Elon Musk acknowledges that he underestimated the difficulties in improving Autopilot. Tesla’s flagship electric car manufacturer is the Autopilot system.
Their reliability and safety are becoming increasingly difficult to achieve.
Full-Self Driving software continues to be a tremendous challenge for Musk’s company, as the billionaire recently pointed out.
Haha, FSD 9 beta is shipping soon, I swear!
Generalized self-driving is a hard problem, as it requires solving a large part of real-world AI. Didn’t expect it to be so hard, but the difficulty is obvious in retrospect.
Nothing has more degrees of freedom than reality.
— Elon Musk (@elonmusk) July 3, 2021
This weekend, Musk noted, “The FSD 9 beta will ship soon (…) I swear!”. He had already promised it in 2018 and then in 2019. Already in 2021, he does it again.
“Pervasive autonomous driving is a difficult problem, as it requires solving a large part of real-world AI,” explained Tesla’s CEO. “We didn’t expect it to be this complicated, but the difficulty is obvious in retrospect.”
“Nothing has more degrees of freedom than reality,” Musk reflected.
Elon Musk and criticism of Autopilot
Recalls The Verge that Tesla upholds the safety of Autopilot, but as long as the driver remains attentive behind the wheel. It recently added to its detection system a camera that monitors, in one way or another, the user.
Find an (empty!) road with a sharp curve and point autopilot at it. For most safety ensure there's an extra space outside the curve so you can catch the car before it crashes into stuff and boom!
(this is 2021.4.18.3 btw)
Remember to always pay attention when on AP! pic.twitter.com/g4ukeo82X5
— green (@greentheonly) July 4, 2021
It happened in China: a vehicle with Tesla’s Autopilot system crashed when it was unable to turn safely. The video, shown by user @greentheonly, shows how the car “issues several alerts before the eventual takeover we are giving up.” It happens in 50% of the tests, according to the user quoted by The Verge.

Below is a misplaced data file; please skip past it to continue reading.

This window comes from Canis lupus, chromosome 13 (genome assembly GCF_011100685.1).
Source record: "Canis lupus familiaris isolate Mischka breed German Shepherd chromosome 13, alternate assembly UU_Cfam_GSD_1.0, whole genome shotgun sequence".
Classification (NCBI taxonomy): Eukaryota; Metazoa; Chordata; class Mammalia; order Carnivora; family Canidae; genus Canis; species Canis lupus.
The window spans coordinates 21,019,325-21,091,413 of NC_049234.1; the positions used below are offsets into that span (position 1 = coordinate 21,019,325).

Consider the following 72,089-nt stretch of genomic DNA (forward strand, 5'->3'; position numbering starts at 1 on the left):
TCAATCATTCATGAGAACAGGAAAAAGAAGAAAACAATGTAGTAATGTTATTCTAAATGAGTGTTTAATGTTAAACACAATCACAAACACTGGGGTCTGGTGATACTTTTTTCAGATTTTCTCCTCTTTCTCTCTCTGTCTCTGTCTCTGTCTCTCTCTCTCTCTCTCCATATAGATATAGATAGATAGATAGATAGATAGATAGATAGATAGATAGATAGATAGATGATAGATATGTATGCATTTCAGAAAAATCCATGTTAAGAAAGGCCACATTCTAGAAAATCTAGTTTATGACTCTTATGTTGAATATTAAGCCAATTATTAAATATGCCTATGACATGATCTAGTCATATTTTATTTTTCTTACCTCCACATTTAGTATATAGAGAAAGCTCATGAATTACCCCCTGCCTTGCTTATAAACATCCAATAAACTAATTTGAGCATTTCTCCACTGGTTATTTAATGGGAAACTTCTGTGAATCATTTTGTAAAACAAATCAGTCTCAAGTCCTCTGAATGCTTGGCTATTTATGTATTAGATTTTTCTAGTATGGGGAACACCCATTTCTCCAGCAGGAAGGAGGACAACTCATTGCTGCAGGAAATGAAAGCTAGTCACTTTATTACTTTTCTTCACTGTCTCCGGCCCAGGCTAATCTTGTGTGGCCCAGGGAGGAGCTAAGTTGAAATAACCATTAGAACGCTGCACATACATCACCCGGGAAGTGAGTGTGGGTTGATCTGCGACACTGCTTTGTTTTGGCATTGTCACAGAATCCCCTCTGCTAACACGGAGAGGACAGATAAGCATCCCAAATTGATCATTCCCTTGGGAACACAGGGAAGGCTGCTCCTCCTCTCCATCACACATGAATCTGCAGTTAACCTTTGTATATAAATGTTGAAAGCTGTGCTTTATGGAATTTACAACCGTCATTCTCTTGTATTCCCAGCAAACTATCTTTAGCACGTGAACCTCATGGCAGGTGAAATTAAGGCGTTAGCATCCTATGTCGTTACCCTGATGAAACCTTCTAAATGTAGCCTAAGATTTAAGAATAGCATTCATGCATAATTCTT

Meanwhile, in April, a group of engineers demonstrated in a video how to fool the autopilot system. The aim was to activate it without someone sitting in front of the steering wheel.
Consumer Reports’ official YouTube channel posted the controversial video demonstrating how they were able to trick the systems of a Model Y so that the Autopilot would run without someone behind the wheel.
It was enough to buckle the driver’s seat belt, use a chain and several basic counterweights to make the Autopilot work smoothly.
“In our evaluation,” notes Consumer Reports, “the system not only failed to make sure the driver was paying attention. But it also couldn’t tell if there was a driver there at all.”
“Safety advocates and Consumer Reports researchers say it shows that driver monitoring systems need to work harder to prevent drivers from using the systems in predictably dangerous ways.”
Increased safety, that’s all
To The Verge, “the number of open car crash investigations involving Tesla Autopilot appears to be growing in inverse relation to customer expectations about Musk’s ability to deliver on his promises.”
For now, all that’s left to do is keep working… but not so much bragging. The road is still long, before ensuring the safety of Tesla drivers.